Mexican Hyssop, Hummingbird or Dwarf Hummingbird Mint
Agastache ‘Kudos™ Gold’
Agastache ‘Kudos™ Gold’ is part of the Kudos™ Series by Terra Nova Nurseries. It produces lemon-gold flowers in large compact spikes May through September.
The genus, Agastache J.Clayton ex Gronov., was first described by John Clayton and Johan Frederik Gronovius in Flora Virginia in 1762. Plants of the World Online by Kew lists 22 accepted species of Agastache, which is the same as the 2013 version of The Plant List. The Plant List hasn’t been maintained since 2013, so Kew launched Plants of the World Online in 2017.
Hyssop is a Greek word meaning “many spikes” or “many ears of corn” giving reference to their flower spikes.
I contacted Terra Nova to see if I could get more information about this cultivar. The program director’s reply is at the bottom of the page.
I bought this Agastache ‘Kudos™ Gold’ from The Kuntry Store (a local Amish Store) on May 5, 2018. My sister and niece came down from the city that day to go plant shopping at the four local Amish greenhouses. I decided we should also stop and their store southeast of town and I was glad I did or I wouldn’t have found this plant. Ummm… Anyway, I am pretty sure I bought this plant at the store. I know I bought two plants there. 🙂
I planted it in the north bed next to the porch where I had the Agastache ‘Black Adder’ in 2014 which did not return in 2015. Possibly this area does not have adequate winter drainage for Agastache. I will need to improve upon that.
The flowers of the Agastache are attractive to hummingbirds and humans. Hopefully, the deer won’t come and snack on this plant like they did the Agastache ‘Black Adder’ in 2014.
Origin: Hybrid by Terra Nova Nurseries
Zones: USDA Zones 5a-10b (-20-35 ° F)
Size: Approximately 18” tall, 20” in flower.
Light: Sun to light shade
Soil: Average, well-drained
Agastache are very easy plants to grow and will reward you with nonstop flowers right up till frost which attracts butterflies and hummingbirds. Their scented leaves also make them nice to work around.
My sister came down and we went plant shopping again on June 7. I bought two more Agastache ‘Kudos™ Gold’ from Wildwood Greenhouse and put them with the first one. Kind of makes me wonder if I bought the first one from Wildwood…
They look much better in a group than a single plant. More plants fill in a space better and you get a lot more flowers for bees, butterflies, and hummingbirds.
Agastache needs a very well-draining soil and especially won’t tolerate wet feet during the winter. Information online says they need full sun, but they may appreciate a little afternoon shade when it gets really hot in the summer. We shall see.
There isn’t a whole lot online about growing this cultivar right now as it is fairly new. There are plenty of sources online, though, if you want to give it try and can’t find it locally.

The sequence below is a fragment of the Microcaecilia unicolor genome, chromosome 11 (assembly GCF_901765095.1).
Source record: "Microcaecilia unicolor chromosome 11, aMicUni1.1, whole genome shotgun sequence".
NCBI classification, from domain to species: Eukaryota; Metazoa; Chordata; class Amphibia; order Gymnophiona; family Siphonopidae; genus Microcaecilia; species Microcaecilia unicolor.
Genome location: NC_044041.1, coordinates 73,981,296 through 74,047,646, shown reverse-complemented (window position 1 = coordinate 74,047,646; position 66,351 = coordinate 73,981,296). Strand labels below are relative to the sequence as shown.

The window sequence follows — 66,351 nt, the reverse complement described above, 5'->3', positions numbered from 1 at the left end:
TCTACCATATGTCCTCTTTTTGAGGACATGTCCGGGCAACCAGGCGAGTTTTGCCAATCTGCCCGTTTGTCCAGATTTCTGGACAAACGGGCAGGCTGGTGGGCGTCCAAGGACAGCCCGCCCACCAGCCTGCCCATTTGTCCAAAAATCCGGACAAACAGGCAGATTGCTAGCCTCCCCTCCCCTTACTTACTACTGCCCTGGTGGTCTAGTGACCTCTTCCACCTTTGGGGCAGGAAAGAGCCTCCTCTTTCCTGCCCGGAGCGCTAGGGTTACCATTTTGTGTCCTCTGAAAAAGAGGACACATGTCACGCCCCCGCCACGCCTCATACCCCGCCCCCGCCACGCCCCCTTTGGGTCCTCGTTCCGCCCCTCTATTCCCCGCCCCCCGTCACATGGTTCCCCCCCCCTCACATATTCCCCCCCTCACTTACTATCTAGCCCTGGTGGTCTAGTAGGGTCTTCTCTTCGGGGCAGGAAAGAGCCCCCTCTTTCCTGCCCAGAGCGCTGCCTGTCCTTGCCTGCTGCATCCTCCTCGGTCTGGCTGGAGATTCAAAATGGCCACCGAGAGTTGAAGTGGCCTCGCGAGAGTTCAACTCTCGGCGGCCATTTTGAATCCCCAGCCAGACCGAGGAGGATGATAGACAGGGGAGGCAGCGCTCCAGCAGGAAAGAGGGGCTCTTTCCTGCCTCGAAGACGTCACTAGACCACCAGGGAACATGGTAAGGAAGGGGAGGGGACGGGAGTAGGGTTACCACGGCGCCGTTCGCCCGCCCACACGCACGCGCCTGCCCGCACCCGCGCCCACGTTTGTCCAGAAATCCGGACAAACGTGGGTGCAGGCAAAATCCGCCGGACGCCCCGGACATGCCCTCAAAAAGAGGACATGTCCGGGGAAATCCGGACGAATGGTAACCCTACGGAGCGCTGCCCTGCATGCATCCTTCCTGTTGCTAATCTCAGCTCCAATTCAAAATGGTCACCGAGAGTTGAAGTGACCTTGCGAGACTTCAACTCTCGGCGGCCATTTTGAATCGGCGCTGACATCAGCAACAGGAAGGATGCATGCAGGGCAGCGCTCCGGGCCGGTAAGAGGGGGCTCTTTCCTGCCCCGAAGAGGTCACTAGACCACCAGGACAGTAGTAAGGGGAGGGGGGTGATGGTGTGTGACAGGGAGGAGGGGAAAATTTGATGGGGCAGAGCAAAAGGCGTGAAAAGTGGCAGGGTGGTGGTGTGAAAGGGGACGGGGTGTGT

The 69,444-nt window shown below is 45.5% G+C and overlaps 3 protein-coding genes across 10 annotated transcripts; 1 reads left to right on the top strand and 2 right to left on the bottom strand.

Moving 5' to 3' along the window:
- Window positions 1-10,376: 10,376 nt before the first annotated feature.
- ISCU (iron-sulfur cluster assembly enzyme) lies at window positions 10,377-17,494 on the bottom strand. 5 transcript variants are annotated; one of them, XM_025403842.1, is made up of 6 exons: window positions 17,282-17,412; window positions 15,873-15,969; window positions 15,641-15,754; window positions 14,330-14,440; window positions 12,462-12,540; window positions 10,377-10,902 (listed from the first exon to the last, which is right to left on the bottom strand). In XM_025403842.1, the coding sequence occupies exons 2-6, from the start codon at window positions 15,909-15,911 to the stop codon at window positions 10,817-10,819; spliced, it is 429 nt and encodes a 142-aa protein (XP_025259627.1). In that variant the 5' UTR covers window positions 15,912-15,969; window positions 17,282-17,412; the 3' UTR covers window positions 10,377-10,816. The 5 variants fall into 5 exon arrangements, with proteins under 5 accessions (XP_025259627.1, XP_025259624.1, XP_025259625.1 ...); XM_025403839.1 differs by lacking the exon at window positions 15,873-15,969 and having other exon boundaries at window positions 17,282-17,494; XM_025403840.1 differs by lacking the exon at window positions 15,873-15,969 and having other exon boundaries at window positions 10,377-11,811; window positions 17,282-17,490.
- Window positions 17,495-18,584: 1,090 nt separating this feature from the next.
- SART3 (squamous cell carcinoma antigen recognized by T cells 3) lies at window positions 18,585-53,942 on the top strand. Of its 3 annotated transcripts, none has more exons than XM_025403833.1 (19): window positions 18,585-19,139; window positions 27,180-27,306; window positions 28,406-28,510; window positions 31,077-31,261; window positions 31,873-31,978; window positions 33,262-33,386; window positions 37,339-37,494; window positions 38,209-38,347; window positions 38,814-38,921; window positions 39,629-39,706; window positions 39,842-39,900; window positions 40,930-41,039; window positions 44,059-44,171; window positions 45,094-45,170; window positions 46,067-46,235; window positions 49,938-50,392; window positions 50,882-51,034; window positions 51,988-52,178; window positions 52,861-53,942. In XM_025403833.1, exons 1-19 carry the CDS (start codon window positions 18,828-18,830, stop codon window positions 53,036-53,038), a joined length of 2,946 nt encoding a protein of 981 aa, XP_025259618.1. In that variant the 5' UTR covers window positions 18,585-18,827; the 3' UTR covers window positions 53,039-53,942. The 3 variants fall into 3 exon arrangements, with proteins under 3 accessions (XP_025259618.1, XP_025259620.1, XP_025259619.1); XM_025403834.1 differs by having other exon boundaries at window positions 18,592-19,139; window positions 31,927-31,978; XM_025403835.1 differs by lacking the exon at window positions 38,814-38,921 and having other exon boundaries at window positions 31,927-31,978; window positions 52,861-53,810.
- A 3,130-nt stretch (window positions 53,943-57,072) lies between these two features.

I contacted Terra Nova to see if I could get information about the parents of the Kudos Series. I received a reply from the program director. He said he felt like they needed a more dwarf and garden friendly Agastache and he set out to find a way to do that. While hiking in the Eastern Oregon desert, he said he saw a weedy looking plant happily growing in a crack of a rock which he identified as Agastache cusickii. He showed the plant to a breeder at Terra Nova and told her that was the plant he wanted her to work with. Apparently, her first thoughts weren’t something he could publicly share. After five generations, the Kudos Series was born.
The goals were shorter plants, increased hardiness, and clear colors. He said they got all three of those things plus excellent mildew resistance.
BACKGROUND OF THE INVENTION
The present invention relates to a new and distinct cultivar of Agastache, given the name, `Kudos Gold`. Agastache is in the family Lamiaceae. This new variety is one of several selections of new Agastache using hardy and dwarf Agastache species in the breeding lines to provide hardiness and compactness. The new cultivar is a selection from the cross between the proprietary seedlings Agastache 101-3 (unpatented), as the seed parent, and Agastache 42-wt (unpatented), as the pollen parent. The new cultivar was selected for its compact habit, hardiness, and gold flowers in dense heads. (from an email from the Program Director of Terra Nova).
He said, “The background does contain Agastache aurantiaca and Agastache cusickii, but remember, the parents listed are the 4th generation of breeding work done at Terra Nova.”
I hope you enjoyed this page and maybe found it useful. If you have any comments, questions or suggestions, I would like to hear from you. Please click on “like” if you visited this page. It helps us bloggers stay motivated. 🙂 You can check out the links below for further reading. The links take you directly to the genus and species of this plant.